Conclusions and Relevance  Transcatheter aortic valve replacement in low–surgical risk patients with bicuspid aortic valve stenosis achieved favorable 30-day results, with low rates of death and stroke and high device success rate.

Trial Registration  ClinicalTrials.gov Identifier: NCT03635424

Introduction

Bicuspid aortic valve disease affects 1% to 2% of the US population1,2 and is present in up to 40% of patients who undergo surgical aortic valve replacement.3 While transcatheter aortic valve replacement (TAVR) has shown through rigorous clinical studies to be a viable treatment option for patients with trileaflet aortic valve stenosis regardless of surgical risk,4-8 there have, to date, been limited prospective studies evaluating TAVR in low-risk surgical patients with bicuspid aortic valve disease. Data from the STS/TVT Registry have shown that intermediate-risk and high-risk patients with bicuspid aortic valve disease undergoing TAVR have outcomes similar to patients with tricuspid disease, although there remain concerns about stroke, paravalvular leak (PVL), and device success in this population.9-12 A 2020 feasibility study13 to evaluate the safety of TAVR in low-risk patients bicuspid aortic valve disease suggested that TAVR appears to be safe in these patients. The purpose of this study was to evaluate the procedural safety, efficacy, and 30-day outcomes of TAVR in low-risk patients with severe bicuspid aortic-valve stenosis using a self-expanding supra-annular valve and a standardized sizing strategy.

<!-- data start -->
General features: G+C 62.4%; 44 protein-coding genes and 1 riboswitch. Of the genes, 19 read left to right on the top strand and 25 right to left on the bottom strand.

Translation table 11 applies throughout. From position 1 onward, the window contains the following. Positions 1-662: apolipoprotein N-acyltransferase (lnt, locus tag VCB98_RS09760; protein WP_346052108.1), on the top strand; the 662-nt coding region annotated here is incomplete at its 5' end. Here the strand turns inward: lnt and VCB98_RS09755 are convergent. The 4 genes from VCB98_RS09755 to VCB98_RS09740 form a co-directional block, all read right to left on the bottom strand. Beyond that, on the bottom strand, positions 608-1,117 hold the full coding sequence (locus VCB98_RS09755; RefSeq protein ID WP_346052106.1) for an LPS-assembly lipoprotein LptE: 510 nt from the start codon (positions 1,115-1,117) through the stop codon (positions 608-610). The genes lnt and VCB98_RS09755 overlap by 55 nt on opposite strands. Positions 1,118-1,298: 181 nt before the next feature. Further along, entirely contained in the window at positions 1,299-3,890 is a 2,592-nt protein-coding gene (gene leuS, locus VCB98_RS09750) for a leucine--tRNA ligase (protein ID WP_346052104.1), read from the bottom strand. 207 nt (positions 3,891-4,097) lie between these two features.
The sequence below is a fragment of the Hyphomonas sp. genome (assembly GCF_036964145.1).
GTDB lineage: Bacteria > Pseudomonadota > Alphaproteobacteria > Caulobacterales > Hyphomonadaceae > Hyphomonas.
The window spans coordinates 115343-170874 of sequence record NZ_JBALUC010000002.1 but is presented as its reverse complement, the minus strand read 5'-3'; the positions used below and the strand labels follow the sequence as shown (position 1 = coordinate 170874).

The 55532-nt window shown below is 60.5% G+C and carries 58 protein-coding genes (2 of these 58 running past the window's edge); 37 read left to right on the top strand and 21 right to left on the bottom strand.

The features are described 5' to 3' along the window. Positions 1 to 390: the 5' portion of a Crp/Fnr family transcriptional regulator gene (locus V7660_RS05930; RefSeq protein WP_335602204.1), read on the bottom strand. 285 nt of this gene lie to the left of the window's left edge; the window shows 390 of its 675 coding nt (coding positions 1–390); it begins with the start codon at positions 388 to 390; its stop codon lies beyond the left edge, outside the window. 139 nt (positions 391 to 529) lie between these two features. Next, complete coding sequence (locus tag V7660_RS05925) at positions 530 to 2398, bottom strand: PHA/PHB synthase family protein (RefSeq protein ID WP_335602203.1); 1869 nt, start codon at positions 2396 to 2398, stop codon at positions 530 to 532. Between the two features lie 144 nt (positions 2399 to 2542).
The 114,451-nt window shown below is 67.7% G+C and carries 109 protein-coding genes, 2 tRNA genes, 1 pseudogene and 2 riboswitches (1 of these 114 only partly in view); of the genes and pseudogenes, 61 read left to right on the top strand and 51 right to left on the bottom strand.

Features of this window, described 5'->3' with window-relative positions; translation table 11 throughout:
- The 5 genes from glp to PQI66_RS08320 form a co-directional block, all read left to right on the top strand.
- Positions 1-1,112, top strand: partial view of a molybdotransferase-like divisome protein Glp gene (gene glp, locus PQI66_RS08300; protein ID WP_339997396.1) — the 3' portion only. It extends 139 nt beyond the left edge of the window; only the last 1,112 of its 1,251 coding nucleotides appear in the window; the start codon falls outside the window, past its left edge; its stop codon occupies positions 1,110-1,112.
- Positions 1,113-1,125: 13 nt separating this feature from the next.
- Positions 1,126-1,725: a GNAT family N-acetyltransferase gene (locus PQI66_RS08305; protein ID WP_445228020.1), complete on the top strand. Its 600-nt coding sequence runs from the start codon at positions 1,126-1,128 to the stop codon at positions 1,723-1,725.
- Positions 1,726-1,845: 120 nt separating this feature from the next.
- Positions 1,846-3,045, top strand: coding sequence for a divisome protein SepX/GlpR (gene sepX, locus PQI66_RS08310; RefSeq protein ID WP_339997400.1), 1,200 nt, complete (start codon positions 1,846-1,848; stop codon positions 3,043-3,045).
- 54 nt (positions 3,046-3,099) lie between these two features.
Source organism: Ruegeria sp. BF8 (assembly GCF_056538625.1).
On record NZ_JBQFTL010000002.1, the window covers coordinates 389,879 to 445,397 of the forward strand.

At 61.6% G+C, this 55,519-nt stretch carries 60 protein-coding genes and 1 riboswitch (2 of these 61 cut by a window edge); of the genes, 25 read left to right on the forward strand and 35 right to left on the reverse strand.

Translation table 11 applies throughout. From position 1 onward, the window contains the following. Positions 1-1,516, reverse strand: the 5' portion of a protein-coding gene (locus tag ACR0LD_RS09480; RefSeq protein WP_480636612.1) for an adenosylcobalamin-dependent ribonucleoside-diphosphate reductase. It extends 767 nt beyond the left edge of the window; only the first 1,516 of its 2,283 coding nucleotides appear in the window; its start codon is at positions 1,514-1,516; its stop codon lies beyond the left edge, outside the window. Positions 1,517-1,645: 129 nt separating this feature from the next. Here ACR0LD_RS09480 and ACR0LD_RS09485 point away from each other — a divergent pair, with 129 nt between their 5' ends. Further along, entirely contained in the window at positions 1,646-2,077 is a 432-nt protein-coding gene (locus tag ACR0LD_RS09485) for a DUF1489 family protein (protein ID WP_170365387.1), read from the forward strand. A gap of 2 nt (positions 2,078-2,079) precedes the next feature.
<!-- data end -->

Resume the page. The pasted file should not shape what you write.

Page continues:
Methods
Study Design

The Low Risk Bicuspid Study is a multicenter, prospective, single-arm study that enrolled patients at 25 centers in the United States who were also participating in the Evolut Low Risk Randomized Trial (eTable 1 in the Supplement). The protocol was developed in collaboration with the study executive committee (J.K.F., B.R., M.J.R., and J.J.P.), the US Food and Drug Administration, and the study sponsor (Medtronic). The sponsor oversaw the collection and management of the data. Each institutional review board approved the study protocol, and each patient provided written informed consent. The trial was conducted in accordance with the International Conference on Harmonization, Good Clinical Practice Guidelines, and the Declaration of Helsinki. An independent clinical events committee adjudicated all deaths and end point–related adverse events. Patients were assessed at baseline, prior to hospital discharge, and at 30 days and will be followed up annually through 10 years.